Student Learning Outcomes (SLOs)
SLO statements describe the knowledge, skills, abilities and attitudes students learn as a result of taking a class AND what students can DO with what they have learned. SLOs focus on the Big Picture to describe the broadest "over-arching" goals for the course.
The main focus is on the student, not the activity. To be measurable, (identifiable vs. countable), outcomes use action verbs. Bloom’s Taxonomy is a useful tool for choosing action verbs that accurately describe a desired level of student learning.
Action Verb List
Bloom's Taxonomy Cheat Sheet
Keep in mind three types of outcomes:
- Cognitive - knowledge related to a discipline Example: Students will be able to identify major muscles groups.
- Skills and abilities - physical and intellectual skills related to a discipline Example: Students will be able to solve calculation problems involving integers without a calculator.
- Affective - attitudes, behaviors and values related to a discipline Example: Students will apply effective language learning strategies.
As of Spring 2015, a minimum of two SLOs should be on each college course outline. Minimizing the number of SLOs on course outlines is also highly recommended due to the three year assessment cycle. Courses are required to conduct ongoing cyclical assessments, leading to purposeful innovations to improve teaching, learning, and student success. Assessing more than one SLO at a time is highly recommended.
As mentioned above assessing courses every three years is a minimum. There could be various reasons to assess more often:
prior assessment did not met a satisfactory level;
after analyzing data SLOs need to be revised or updated:
looking to revise course outlines or expand course offerings;
potentially seeking funding.
Below are the Nine Principles of Good Practice for Assessing Student Learning developed by the American Association for Higher Learning:
- The assessment of student learning begins with educational values.
- Assessment is most effective when it reflects an understanding of learning as multidimensional, integrated, and revealed in performance over time.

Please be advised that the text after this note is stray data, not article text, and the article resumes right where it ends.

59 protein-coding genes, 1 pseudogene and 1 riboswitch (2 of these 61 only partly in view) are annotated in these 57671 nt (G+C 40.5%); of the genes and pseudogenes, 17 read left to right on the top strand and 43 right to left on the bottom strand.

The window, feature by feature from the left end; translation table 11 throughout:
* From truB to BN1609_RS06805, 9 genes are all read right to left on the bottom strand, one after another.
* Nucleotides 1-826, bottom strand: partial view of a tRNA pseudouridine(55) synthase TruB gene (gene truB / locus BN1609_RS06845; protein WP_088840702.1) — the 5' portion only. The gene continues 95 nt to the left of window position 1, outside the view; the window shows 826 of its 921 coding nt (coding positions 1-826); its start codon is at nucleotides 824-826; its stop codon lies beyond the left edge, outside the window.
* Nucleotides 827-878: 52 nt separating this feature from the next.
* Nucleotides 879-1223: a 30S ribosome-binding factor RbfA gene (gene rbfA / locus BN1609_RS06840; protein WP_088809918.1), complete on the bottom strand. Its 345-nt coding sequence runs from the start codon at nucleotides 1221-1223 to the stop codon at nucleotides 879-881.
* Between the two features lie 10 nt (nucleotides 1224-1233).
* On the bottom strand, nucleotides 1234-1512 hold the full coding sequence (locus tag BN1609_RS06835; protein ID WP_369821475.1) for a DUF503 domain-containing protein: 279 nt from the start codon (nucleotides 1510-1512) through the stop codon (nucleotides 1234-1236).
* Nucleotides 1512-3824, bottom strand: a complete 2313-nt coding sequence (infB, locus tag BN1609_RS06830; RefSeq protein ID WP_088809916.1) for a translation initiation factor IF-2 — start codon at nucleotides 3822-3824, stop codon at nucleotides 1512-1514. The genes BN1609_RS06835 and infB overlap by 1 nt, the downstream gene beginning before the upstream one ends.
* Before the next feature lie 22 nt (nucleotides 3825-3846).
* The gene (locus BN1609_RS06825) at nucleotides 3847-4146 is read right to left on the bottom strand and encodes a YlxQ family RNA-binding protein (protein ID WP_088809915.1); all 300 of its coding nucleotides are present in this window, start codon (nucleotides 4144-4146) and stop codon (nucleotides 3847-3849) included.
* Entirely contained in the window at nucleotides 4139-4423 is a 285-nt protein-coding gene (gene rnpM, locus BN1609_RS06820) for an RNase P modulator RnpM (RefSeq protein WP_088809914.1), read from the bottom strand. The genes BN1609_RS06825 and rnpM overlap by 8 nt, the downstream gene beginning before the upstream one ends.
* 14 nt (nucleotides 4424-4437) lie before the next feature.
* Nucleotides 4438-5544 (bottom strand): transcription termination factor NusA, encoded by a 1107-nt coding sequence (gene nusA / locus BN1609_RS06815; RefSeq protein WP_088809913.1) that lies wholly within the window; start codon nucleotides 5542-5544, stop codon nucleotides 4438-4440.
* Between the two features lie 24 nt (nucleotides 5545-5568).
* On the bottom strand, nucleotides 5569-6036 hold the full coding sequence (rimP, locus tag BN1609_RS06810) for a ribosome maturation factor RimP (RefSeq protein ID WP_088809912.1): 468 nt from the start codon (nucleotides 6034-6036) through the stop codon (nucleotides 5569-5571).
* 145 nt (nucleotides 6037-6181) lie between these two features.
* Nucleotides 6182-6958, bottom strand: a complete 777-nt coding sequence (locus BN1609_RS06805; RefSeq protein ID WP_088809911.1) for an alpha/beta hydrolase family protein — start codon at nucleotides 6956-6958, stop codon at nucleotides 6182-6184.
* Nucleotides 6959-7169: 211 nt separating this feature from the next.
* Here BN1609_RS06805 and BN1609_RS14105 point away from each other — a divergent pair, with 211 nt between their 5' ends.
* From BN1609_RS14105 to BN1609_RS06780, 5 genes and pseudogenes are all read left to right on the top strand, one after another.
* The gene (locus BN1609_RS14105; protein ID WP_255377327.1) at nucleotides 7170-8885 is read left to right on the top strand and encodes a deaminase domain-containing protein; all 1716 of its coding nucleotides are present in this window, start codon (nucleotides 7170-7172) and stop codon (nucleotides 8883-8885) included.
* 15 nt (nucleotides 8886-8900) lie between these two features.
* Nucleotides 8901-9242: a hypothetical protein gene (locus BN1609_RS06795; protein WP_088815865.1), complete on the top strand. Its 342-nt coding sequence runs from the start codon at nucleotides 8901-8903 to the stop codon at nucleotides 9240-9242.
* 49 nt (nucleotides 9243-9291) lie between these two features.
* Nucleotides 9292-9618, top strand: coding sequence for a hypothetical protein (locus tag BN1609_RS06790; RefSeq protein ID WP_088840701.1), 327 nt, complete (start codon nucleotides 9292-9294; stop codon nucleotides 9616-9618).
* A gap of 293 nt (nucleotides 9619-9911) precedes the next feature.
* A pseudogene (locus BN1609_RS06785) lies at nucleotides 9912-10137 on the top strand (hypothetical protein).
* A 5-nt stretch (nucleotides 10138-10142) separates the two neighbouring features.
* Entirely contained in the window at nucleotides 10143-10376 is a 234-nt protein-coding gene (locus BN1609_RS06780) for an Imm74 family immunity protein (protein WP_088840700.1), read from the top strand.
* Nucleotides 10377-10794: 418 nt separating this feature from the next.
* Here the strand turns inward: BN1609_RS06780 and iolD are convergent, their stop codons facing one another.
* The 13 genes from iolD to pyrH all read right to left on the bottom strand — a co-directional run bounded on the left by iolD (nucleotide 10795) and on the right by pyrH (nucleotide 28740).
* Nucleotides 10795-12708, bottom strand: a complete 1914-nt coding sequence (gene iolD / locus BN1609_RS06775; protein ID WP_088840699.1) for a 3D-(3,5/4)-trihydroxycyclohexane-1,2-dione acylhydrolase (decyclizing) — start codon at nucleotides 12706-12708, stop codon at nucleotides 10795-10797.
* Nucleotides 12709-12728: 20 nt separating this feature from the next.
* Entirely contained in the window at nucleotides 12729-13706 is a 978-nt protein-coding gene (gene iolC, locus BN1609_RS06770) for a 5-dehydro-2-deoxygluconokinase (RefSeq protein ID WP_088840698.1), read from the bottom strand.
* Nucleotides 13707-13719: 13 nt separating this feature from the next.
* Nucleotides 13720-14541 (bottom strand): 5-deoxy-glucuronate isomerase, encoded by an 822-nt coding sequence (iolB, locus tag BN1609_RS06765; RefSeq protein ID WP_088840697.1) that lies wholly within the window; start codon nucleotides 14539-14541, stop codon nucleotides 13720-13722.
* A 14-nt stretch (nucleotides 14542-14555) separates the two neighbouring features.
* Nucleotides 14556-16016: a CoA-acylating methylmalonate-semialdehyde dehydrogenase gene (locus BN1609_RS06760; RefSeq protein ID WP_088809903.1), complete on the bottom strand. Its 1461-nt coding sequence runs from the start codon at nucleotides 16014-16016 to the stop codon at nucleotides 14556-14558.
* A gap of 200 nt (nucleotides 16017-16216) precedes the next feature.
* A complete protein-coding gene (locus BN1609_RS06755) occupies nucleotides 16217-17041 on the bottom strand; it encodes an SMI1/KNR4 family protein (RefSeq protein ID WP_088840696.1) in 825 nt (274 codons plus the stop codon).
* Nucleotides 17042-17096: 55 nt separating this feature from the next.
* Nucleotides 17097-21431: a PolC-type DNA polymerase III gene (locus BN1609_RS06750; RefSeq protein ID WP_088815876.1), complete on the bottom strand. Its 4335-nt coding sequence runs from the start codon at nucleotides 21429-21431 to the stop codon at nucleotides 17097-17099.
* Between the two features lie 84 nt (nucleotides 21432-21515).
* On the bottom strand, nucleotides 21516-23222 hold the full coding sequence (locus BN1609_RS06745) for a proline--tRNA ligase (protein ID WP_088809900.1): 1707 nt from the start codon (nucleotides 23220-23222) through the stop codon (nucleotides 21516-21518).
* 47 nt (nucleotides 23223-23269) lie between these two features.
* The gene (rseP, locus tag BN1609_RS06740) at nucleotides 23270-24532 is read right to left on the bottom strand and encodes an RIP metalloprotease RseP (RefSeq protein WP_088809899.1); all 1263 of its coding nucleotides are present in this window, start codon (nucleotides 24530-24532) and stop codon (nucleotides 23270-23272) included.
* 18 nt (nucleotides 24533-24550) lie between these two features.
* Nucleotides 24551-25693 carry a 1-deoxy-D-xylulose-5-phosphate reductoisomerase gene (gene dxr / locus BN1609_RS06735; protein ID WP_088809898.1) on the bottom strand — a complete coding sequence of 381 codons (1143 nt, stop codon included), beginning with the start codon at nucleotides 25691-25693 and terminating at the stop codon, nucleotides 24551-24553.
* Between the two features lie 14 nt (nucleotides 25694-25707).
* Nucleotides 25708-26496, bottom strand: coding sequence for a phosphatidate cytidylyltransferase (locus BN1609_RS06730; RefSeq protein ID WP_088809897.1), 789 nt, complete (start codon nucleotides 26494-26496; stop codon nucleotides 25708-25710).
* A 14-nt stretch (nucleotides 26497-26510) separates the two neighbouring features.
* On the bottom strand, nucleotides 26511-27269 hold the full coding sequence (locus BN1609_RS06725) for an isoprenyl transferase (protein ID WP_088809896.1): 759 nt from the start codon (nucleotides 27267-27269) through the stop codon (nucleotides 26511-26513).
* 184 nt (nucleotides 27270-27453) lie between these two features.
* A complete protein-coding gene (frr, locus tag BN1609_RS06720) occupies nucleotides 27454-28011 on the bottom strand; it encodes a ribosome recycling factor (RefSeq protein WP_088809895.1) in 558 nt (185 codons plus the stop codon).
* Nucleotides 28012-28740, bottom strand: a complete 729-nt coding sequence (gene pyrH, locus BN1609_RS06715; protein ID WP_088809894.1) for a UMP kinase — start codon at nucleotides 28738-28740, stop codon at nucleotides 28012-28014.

- Assessment works best when the programs it seeks to improve have clear, explicitly stated purposes.
- Assessment requires attention to outcomes but also and equally to the experiences that lead to those outcomes.
- Assessment works best when it is ongoing not episodic.
- Assessment fosters wider improvement when representatives from across the educational community are involved.
- Assessment makes a difference when it begins with issues of use and illuminates questions that people really care about.
- Assessment is most likely to lead to improvement when it is part of a larger set of conditions that promote change.
- Through assessment, educators meet responsibilities to students and to the public.
Click the following link for detailed version of 9 Principles of Good Assessment Practice
Investing in assessment helps us solve problems in our perspective areas and across campus. When reviewing data the focus is not on what "I" do but more on what "we" do. We are all responsible for contributing to how our students learn and assessments create conversation regarding philosophies, curricular design, and theories of leaning.
Click the following link for Possible Methods of Assessment
If you are looking to re-develop or come up with innovated ways to assess SLOs the link provided below to the National Institute for Leaning Outcomes Assessments is an excellent resource for explanations and examples regarding SLOs:
Complete the following form (Word) to write your assessment.